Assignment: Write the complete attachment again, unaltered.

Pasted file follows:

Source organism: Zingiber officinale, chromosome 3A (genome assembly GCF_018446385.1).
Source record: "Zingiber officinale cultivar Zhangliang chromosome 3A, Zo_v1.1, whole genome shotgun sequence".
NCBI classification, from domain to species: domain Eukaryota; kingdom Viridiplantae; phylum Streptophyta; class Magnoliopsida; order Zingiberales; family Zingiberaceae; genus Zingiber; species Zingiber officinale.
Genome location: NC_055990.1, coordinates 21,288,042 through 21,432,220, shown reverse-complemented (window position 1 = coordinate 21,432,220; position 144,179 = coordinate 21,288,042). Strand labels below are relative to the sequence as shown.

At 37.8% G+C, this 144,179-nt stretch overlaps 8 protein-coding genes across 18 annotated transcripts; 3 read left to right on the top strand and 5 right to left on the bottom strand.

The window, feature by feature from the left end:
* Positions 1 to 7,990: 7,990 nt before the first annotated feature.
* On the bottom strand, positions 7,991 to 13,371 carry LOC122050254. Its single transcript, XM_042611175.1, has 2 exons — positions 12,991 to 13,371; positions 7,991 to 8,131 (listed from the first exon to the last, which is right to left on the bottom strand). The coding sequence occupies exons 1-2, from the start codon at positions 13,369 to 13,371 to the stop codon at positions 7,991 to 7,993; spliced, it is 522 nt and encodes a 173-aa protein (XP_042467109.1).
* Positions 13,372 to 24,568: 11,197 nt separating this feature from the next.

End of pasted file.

Source organism: Zingiber officinale, chromosome 3A (genome assembly GCF_018446385.1).
Source record: "Zingiber officinale cultivar Zhangliang chromosome 3A, Zo_v1.1, whole genome shotgun sequence".
NCBI classification, from domain to species: domain Eukaryota; kingdom Viridiplantae; phylum Streptophyta; class Magnoliopsida; order Zingiberales; family Zingiberaceae; genus Zingiber; species Zingiber officinale.
Genome location: NC_055990.1, coordinates 21,288,042 through 21,432,220, shown reverse-complemented (window position 1 = coordinate 21,432,220; position 144,179 = coordinate 21,288,042). Strand labels below are relative to the sequence as shown.

At 37.8% G+C, this 144,179-nt stretch overlaps 8 protein-coding genes across 18 annotated transcripts; 3 read left to right on the top strand and 5 right to left on the bottom strand.

The window, feature by feature from the left end:
* Positions 1 to 7,990: 7,990 nt before the first annotated feature.
* On the bottom strand, positions 7,991 to 13,371 carry LOC122050254. Its single transcript, XM_042611175.1, has 2 exons — positions 12,991 to 13,371; positions 7,991 to 8,131 (listed from the first exon to the last, which is right to left on the bottom strand). The coding sequence occupies exons 1-2, from the start codon at positions 13,369 to 13,371 to the stop codon at positions 7,991 to 7,993; spliced, it is 522 nt and encodes a 173-aa protein (XP_042467109.1).
* Positions 13,372 to 24,568: 11,197 nt separating this feature from the next.